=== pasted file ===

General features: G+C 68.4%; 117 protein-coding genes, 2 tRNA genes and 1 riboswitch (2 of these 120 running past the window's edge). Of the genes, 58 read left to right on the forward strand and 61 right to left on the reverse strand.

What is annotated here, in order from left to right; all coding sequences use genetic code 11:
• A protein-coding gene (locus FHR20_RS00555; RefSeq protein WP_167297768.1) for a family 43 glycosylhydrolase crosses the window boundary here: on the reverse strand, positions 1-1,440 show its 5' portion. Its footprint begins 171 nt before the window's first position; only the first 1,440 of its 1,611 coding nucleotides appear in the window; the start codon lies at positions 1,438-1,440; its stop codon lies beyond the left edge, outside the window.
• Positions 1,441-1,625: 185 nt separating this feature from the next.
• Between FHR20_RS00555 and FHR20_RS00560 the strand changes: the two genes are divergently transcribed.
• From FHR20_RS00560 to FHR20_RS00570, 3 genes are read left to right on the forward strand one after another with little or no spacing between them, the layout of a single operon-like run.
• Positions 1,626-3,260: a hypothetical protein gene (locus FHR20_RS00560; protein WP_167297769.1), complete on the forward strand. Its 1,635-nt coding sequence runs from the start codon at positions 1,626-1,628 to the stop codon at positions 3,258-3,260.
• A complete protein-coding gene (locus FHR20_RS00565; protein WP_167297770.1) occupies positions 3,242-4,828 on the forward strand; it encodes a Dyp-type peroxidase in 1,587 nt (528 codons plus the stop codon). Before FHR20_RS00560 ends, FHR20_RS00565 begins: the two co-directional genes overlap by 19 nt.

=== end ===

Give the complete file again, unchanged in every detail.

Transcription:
General features: G+C 68.4%; 117 protein-coding genes, 2 tRNA genes and 1 riboswitch (2 of these 120 running past the window's edge). Of the genes, 58 read left to right on the forward strand and 61 right to left on the reverse strand.

What is annotated here, in order from left to right; all coding sequences use genetic code 11:
• A protein-coding gene (locus FHR20_RS00555; RefSeq protein WP_167297768.1) for a family 43 glycosylhydrolase crosses the window boundary here: on the reverse strand, positions 1-1,440 show its 5' portion. Its footprint begins 171 nt before the window's first position; only the first 1,440 of its 1,611 coding nucleotides appear in the window; the start codon lies at positions 1,438-1,440; its stop codon lies beyond the left edge, outside the window.
• Positions 1,441-1,625: 185 nt separating this feature from the next.
• Between FHR20_RS00555 and FHR20_RS00560 the strand changes: the two genes are divergently transcribed.
• From FHR20_RS00560 to FHR20_RS00570, 3 genes are read left to right on the forward strand one after another with little or no spacing between them, the layout of a single operon-like run.
• Positions 1,626-3,260: a hypothetical protein gene (locus FHR20_RS00560; protein WP_167297769.1), complete on the forward strand. Its 1,635-nt coding sequence runs from the start codon at positions 1,626-1,628 to the stop codon at positions 3,258-3,260.
• A complete protein-coding gene (locus FHR20_RS00565; protein WP_167297770.1) occupies positions 3,242-4,828 on the forward strand; it encodes a Dyp-type peroxidase in 1,587 nt (528 codons plus the stop codon). Before FHR20_RS00560 ends, FHR20_RS00565 begins: the two co-directional genes overlap by 19 nt.